Create a multi-tenant, whitelabel application in Elixir & Phoenix part I: Working with subdomains

- 8 mins

This blog post originally appeared on the Red Squirrel Blog.

In this series of posts of I’ll explain what whitelabel, multi-tenant applications are and how a basic example of that could look like in Elixir and Phoenix.

The posts in these series are:

What is a multi-tenant application?

A multi-tenant application is an application that uses the same application and database to serve multiple tenants whilst keeping each tenant’s data separated. You can think of a tenant as an account that represents a business and/or a group of people. A known example of such an app is Slack.

What is a whitelabel application?

A whitelabel application is a software application that uses the above multi-tenant approach but takes it a step further by allowing each customer (tenant) to add their own unique customisation and branding. In this setup each tenant has their own domain through which they access the application. Some examples are Shopify and Squarespace.

Architecture of a whitelabel application

There are many ways one can structure an application and this is true for whitelabel applications too. Below is an example architecture diagram for what we will be building. A whitelabel application to represent software that can be used by different farmer’s markets. The app will be accessible via the root domain ( and by two subdomains representing two different accounts. Requests coming from the root domain will be handled by the existing router whereas requests from the subdomains will be handled by subdomain router we will create. The subdomains will also be served different pages than the root domain:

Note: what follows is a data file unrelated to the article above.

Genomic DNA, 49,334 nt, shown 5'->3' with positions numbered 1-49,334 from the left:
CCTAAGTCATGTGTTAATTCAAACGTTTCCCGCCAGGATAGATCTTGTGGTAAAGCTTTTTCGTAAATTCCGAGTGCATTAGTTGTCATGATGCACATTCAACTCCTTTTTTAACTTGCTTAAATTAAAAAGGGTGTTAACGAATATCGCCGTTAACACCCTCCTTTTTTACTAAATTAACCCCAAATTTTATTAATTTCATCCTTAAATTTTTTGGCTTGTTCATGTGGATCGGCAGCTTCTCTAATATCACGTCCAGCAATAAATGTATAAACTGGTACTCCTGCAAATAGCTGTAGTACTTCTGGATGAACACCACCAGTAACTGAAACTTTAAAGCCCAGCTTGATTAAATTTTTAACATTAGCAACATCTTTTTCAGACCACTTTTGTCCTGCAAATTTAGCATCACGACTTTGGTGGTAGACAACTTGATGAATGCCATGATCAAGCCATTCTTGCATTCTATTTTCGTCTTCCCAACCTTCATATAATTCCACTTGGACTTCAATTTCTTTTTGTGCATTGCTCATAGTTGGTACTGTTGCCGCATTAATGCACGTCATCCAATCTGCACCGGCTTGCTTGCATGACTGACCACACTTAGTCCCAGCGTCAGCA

Fresco whitelabel architectural diagram

Time to code

The requirements for this tutorial are the following:

For more detailed instructions on how to install the above, see the official Phoenix installation instructions.

The first thing we need to do is create a new Phoenix application:

mix fresco

Once our application is created, run the relevant commands to set up the database and start the server in an interactive Elixir shell:

cd fresco

mix ecto.create

iex -S mix phx.server

Visit http://localhost:4000 and you should see the following welcome page:

Screenshot 2022-10-31 at 12.01.42 PM

Subdomains setup

Now that we have our server up and running, let’s make it accessible via different subdomains. For a real production environment we would need to purchase a custom domain, an SSL certificate and set up the relevant DNS records. For this tutorial we will simply modify our local network settings to simulate the effect of having a custom domain. To do so, we need to modify the /etc/hosts file.

Note: you will likely need to use admin permissions to edit this file (sudo vim /etc/hosts)

Note: for Windows users you may need to edit a different file according to your system. An example is \WINDOWS\system32\drivers\etc

Let’s edit the /etc/hosts file and add 3 domains:

What we are doing here is pointing 3 domains ( to our local server ( for DNS resolution. This file essentially takes the 3 domains and translates them to an IP address, in this case our localhost.

Head back to the browser and type in the existing tab. Open a new browser tab and type You should see the same page in both tabs but now notice that you are using the custom domains to access the Phoenix app:

Screenshot 2022-10-31 at 12.01.42 PM

Excellent! Now our app is accessible through different domains. Of course we still have an issue which is that we’re seeing the same content and that’s not our goal. Our goal is to see different content based on the given domain/subdomain.